Light therapy glasses and wearables look more futuristic, radiating a blue or green light over your eyes and on your face. The amazing thing is that these light therapy devices rely on science as old as time. The use of any light therapy device may be beneficial in managing circadian mood and sleep disorders like seasonal affective disorder, jet lag and insomnia. This article focuses on using light therapy glasses to enhance your mood and sleep. Keep reading to find out more!
- What is light therapy?
- How to Use Light Therapy Glasses to Treat Sleep Disorders
- Light Boxes vs. Wearables and Glasses
- When Should You Wear Light Therapy glasses?
- Sleep/Circadian Issues You Can Treat With Light Therapy
- Cautions and Side Effects
What is light therapy?
Light therapy, phototherapy, or bright light therapy uses light to treat different health and medical conditions. For example, light therapy devices produce monochromatic blue/green light and blue-enriched white light that has healing properties to treat circadian rhythm and sleep issues.
Circadian rhythm is the body system that aligns body functions to darkness and light patterns. Bright light therapy helps realign the circadian rhythm for hormonal balance, treating seasonal affective disorder (winter blues), non-seasonal affective disorder, and other mood disorders.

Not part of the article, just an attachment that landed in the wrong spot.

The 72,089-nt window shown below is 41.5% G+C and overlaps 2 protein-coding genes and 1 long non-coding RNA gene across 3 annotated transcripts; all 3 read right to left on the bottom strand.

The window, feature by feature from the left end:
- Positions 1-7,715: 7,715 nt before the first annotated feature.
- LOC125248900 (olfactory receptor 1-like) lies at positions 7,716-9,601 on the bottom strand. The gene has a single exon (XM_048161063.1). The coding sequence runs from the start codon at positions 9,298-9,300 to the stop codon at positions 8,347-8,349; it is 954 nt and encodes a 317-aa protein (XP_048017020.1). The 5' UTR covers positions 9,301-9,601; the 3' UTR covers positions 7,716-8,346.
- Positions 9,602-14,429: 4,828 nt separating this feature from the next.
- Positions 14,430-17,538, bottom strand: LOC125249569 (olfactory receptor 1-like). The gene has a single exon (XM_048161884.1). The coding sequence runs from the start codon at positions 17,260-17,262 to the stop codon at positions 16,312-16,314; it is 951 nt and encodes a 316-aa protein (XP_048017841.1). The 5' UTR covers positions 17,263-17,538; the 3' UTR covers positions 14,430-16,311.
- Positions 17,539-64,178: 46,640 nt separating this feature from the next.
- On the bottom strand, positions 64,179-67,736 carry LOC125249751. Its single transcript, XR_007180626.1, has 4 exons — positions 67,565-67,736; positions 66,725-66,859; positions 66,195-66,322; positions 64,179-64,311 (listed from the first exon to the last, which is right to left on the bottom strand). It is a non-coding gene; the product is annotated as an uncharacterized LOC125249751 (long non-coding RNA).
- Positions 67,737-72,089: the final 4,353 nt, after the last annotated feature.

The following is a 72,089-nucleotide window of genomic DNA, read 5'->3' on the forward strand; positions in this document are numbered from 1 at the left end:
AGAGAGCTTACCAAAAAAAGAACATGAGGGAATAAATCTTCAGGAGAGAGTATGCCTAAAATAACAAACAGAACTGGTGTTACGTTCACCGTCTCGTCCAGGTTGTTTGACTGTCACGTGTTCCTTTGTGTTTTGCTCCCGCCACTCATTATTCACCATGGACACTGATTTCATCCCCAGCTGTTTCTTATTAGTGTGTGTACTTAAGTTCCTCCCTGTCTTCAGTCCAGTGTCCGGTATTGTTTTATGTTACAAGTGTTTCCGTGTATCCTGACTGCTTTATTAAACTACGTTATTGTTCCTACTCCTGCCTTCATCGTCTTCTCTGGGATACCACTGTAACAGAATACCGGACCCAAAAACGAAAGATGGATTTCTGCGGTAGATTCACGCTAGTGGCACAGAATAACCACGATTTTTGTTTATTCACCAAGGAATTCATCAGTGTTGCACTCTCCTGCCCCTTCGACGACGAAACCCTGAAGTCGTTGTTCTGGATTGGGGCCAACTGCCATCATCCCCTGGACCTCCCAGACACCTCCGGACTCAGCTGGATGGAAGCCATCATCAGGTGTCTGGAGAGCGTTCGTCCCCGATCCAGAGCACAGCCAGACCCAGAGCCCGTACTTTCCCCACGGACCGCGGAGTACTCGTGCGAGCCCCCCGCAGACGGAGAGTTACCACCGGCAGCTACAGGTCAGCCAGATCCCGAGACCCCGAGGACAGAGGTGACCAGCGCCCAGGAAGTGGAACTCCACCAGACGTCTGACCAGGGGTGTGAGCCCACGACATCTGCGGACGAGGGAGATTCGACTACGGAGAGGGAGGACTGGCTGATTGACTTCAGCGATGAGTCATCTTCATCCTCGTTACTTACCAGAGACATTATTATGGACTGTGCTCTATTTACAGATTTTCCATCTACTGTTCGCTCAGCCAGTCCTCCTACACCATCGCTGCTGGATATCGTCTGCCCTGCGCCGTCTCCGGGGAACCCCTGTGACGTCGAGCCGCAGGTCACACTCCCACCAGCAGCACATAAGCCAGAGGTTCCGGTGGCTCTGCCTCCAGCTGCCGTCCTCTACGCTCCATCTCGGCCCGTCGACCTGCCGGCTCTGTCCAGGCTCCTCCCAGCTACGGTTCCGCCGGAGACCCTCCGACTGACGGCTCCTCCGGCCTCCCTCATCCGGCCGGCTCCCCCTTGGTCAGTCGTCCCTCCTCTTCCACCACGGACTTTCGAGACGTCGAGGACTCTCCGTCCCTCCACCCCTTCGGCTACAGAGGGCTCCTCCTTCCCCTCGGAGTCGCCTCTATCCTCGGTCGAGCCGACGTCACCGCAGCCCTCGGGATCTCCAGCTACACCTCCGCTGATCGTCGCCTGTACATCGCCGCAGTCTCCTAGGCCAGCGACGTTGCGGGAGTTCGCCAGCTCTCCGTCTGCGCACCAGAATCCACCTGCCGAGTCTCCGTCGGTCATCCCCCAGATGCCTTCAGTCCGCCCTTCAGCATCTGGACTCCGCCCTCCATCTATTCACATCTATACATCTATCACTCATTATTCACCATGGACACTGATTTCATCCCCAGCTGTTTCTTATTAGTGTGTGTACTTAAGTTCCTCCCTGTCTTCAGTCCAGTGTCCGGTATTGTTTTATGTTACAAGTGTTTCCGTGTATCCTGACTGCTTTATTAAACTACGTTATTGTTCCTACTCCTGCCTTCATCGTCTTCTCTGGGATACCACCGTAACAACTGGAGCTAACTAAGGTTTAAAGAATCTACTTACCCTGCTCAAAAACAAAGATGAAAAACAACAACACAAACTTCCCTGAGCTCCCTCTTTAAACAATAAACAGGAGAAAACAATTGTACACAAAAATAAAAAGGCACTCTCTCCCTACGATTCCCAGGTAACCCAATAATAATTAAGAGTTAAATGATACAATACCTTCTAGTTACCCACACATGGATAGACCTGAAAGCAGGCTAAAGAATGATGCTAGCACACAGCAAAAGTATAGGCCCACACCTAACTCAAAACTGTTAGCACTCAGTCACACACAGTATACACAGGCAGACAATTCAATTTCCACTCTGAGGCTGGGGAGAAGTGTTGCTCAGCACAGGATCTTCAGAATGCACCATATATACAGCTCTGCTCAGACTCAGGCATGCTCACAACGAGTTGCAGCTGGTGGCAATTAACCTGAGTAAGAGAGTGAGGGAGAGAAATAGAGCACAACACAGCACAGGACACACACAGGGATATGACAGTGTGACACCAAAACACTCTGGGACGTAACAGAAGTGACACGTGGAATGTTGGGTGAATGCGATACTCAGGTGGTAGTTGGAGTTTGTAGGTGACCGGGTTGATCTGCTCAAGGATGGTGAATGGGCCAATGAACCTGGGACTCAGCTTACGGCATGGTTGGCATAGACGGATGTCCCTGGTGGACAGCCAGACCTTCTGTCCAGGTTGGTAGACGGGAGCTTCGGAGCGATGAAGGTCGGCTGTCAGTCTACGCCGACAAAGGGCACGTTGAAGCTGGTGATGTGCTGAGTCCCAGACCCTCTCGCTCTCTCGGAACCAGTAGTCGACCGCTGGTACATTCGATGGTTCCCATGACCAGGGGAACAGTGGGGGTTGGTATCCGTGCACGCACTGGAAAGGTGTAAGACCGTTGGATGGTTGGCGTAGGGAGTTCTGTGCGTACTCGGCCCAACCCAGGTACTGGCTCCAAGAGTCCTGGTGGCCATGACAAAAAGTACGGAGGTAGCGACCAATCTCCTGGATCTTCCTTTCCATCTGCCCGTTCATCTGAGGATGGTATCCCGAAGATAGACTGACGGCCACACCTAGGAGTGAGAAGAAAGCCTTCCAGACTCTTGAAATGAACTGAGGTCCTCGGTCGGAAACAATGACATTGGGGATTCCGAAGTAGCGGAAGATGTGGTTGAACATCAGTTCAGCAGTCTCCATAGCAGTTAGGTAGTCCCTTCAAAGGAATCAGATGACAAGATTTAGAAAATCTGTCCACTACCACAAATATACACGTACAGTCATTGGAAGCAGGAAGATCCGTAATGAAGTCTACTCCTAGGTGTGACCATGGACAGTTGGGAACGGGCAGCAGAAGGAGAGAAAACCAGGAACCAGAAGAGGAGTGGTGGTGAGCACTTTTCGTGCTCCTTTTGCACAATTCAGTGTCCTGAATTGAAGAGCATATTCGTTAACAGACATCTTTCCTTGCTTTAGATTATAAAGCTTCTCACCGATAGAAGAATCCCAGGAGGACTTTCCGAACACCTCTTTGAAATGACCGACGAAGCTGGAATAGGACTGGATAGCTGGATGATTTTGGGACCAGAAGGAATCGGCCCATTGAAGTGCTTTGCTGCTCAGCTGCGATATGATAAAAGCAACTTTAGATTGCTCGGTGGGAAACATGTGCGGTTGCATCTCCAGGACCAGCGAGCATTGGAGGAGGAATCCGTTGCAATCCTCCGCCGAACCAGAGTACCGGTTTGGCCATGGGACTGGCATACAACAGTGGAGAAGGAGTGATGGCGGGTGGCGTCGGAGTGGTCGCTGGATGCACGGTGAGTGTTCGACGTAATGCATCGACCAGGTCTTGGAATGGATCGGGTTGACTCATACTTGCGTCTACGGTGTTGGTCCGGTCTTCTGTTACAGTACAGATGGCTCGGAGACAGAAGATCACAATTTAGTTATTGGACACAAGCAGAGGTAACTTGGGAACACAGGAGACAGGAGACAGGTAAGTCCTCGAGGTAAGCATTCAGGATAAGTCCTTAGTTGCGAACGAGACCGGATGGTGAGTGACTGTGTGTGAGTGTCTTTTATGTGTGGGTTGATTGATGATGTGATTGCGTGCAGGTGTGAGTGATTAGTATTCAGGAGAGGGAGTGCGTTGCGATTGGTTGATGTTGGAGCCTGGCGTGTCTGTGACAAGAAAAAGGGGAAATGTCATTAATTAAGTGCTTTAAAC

Additionally, light therapy is firmly-established for circadian rhythm sleep disorders, including sleep phase, delayed disorders, shift work, and mood disorders such as seasonal affective disorder and major depressive attacks from unipolar or bipolar disorders.
Now that we understand what light therapy is, let's look at how to use light therapy glasses to improve mood and sleep.
How to Use Light Therapy Glasses to Treat Sleep Disorders
Principally, light therapy glasses are designed to reset the mind's biological clock by imitating the natural sunlight. The light therapy glasses will produce accurate and reliable doses of bright light that will help with treatment. When the bright light reaches the retina, the photoreceptors signal the pineal gland to stop the production of melatonin or sleep-inducing hormone. At the same time, the light triggers cortisol, the alerting hormone, to keep you awake and boost your mood.
The body's circadian rhythms are impacted by exposure to green/ blue light, which is a light scope that is also present in full-spectrum sunlight. The good bit is that the light produced by the bright light therapy glasses can be secluded and delivered at a lower intensity with equal effectiveness.
Light Boxes vs. Wearables and Glasses
Bright light therapy or light therapy has been around for years now. Historically, lightboxes were used to produce and deliver phototherapy. Originally, the light therapy devices were quite large, but they have become more portable with improvements in technology. Let's look at the light therapy box and light therapy glasses or wearables to better understand them.
1. Light box
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This bright white light box outputs at least 10,000 lux of blue light directed at a specified distance. Typically one is supposed to put it in front of the light box when you wake up for 30 minutes. There are several health benefits to these traditional lightboxes, but some drawbacks are also. One of the main drawbacks is that you will need to sit still, and the lightbox is very bright and intrusive by nature.